But as it turned out the pain was unnecessary. Isabel had caught cold, her body being susceptible at all points, and her mind unhinged—just such a cold as might, had her constitution been weaker, have ended as Margaret’s had done. Jean was right in her diagnosis—just as Isabel’s illness began Margaret’s had begun: there had been, even to some extent, the same cause. The shock which Mr. John’s love, and the painful interruption of it had given her, had unstrung Margaret’s strength just as Stapylton’s absence had done her sister. But there the resemblance stopped. The elder sister’s constitution was feeble and Isabel’s was strong, and other influences besides that of disappointed love had come in, in{158} Margaret’s case. The shock had struck at all the delicacies of her nature, and made her sick of the life in which such thoughts could be. And her contemplative nature, her visionary heart had taken refuge in heaven; but with Isabel it was not so. Her illness, though it lasted only for a few weeks, looked like an interval of months or years. It put Stapylton at a distance from her. So long as she had lain in her sick room, all expectation of his coming or longing for it had gone out of her heart; and as she recovered the thought came back but dimly to her. She had not forgotten him, but time had gone faster than its wont, and he was further off than she could have supposed—drifted away.

Then Miss Catherine, moved by the urgency of the case as she had scarcely ever before been moved, announced her intention of taking Isabel away for change. As soon as she was able to move, they went to one of the watering-places in which Scotland believes—the Bridge of Allan, and then to Edinburgh. It was not a very long journey, but everything was new to Isabel. It roused her in spite of herself. Youth gained the ascendancy over all the facts which had lessened its brightness. So many new things to see, the bright summer weather, the change and movement—the sight of crowds and novelties, drove things more urgent out of her mind.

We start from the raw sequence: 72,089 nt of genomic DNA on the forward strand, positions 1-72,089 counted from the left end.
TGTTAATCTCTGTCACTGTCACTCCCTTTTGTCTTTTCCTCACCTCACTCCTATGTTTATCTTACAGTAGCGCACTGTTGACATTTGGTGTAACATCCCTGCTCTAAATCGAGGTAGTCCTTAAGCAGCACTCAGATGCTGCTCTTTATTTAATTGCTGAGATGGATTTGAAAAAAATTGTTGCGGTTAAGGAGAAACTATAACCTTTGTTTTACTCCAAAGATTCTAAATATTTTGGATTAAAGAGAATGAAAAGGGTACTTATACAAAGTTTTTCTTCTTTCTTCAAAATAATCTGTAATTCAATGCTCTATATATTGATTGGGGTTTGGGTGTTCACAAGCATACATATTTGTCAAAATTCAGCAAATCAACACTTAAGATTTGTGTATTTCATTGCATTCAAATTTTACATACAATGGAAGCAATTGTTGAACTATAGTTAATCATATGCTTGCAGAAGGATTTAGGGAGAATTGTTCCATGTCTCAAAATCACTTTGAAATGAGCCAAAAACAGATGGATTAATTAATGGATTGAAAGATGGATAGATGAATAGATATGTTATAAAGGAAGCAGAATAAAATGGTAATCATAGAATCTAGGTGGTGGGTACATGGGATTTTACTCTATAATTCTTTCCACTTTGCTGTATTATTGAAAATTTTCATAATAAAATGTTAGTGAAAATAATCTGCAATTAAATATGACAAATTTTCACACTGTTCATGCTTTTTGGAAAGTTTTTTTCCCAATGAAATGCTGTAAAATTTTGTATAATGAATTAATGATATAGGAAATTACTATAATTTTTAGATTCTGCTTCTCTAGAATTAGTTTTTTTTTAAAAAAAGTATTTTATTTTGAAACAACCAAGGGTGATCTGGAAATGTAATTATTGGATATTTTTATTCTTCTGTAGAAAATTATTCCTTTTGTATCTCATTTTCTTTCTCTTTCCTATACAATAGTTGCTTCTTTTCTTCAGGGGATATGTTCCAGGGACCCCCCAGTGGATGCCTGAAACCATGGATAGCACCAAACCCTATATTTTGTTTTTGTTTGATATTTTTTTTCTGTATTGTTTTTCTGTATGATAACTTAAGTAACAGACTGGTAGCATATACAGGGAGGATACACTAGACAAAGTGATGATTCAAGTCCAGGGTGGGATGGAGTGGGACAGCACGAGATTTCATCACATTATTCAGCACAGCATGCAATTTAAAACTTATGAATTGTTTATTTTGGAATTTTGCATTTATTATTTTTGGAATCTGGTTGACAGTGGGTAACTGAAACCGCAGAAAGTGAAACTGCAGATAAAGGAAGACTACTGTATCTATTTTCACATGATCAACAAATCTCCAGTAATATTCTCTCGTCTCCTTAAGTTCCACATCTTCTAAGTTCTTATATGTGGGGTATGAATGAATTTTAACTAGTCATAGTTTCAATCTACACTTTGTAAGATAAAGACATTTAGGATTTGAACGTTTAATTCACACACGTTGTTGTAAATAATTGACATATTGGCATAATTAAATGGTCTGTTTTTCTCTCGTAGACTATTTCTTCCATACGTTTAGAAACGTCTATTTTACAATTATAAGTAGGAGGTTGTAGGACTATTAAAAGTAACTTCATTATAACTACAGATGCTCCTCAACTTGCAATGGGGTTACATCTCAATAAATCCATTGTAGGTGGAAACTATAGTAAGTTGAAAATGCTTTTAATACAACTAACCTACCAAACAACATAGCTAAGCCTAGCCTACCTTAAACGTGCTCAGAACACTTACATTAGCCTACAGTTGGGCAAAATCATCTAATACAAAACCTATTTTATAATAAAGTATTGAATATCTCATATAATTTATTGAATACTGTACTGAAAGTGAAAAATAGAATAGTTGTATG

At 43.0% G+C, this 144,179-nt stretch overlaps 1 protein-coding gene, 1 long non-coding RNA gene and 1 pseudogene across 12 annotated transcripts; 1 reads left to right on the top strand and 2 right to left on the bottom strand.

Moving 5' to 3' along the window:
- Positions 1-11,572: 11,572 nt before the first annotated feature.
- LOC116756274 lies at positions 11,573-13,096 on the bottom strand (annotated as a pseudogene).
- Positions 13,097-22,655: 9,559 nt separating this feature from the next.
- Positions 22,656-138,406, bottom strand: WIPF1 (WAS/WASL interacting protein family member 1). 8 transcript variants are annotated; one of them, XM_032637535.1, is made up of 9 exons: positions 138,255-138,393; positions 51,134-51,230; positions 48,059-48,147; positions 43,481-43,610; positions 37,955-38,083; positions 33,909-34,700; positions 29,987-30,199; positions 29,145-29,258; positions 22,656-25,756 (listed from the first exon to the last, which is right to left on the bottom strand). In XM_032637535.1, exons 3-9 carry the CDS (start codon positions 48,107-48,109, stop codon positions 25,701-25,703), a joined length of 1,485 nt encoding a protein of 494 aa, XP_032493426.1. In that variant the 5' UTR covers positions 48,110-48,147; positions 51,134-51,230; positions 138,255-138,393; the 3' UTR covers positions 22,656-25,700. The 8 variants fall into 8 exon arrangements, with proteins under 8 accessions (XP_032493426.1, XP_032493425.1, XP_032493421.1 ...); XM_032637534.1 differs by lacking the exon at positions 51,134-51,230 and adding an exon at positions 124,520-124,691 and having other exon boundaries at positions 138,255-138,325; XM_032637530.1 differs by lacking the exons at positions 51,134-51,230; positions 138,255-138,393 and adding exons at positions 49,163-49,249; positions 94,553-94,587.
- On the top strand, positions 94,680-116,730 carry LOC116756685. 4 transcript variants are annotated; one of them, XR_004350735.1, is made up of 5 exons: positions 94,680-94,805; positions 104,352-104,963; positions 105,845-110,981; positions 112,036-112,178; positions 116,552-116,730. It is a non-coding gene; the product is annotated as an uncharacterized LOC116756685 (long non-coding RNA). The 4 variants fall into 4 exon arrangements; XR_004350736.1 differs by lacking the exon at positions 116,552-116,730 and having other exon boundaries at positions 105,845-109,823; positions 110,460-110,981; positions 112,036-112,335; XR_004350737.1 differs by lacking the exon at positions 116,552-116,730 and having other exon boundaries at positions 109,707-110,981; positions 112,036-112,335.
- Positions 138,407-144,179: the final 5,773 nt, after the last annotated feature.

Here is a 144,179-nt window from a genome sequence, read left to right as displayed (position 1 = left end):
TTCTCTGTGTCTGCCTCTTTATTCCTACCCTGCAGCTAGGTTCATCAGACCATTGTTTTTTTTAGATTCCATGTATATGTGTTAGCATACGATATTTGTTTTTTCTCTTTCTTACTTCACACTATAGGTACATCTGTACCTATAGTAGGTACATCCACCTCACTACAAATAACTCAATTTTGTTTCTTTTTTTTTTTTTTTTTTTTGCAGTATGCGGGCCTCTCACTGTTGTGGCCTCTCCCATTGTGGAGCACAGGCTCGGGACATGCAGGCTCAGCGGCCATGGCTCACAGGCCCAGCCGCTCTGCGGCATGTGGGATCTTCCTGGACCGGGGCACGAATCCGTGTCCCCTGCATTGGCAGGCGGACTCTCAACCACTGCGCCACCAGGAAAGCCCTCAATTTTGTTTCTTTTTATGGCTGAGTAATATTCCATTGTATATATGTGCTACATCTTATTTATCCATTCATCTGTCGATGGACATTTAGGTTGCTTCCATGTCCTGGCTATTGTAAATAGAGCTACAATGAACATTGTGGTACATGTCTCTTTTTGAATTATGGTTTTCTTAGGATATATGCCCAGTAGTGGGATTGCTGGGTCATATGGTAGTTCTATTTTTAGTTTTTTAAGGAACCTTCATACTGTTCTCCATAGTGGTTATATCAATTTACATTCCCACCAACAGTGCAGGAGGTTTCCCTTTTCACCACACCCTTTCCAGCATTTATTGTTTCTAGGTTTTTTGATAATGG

And then Mr. Lothian came and paid them frequent visits; so frequent that the parish was moved to its depths, and grumbled at his repeated absence. ‘We might a’ dee for what he cares,’ said the women at the village-doors; and even John Macwhirter, though unused to interfere, gave forth his opinion on the subject: ‘I’m no a man to insist on a call from the minister every other day,’ he said. ‘He’s enough ado with his sermons, if he gives his mind to them as he ought; but he’s an aulder man than me that have half a dozen weans to think of; and a bonnie example that is to his flock, trailing over half the country after a young lass. Lord, if I was like him I would bide. Ye wouldna see me bring wife and bairns on my head at his time of life; and a young wife’s a bonnie handful for an auld man. Ye may gloom, Mr. Galbraith, but you’re no far from the same way of thinking yoursel.’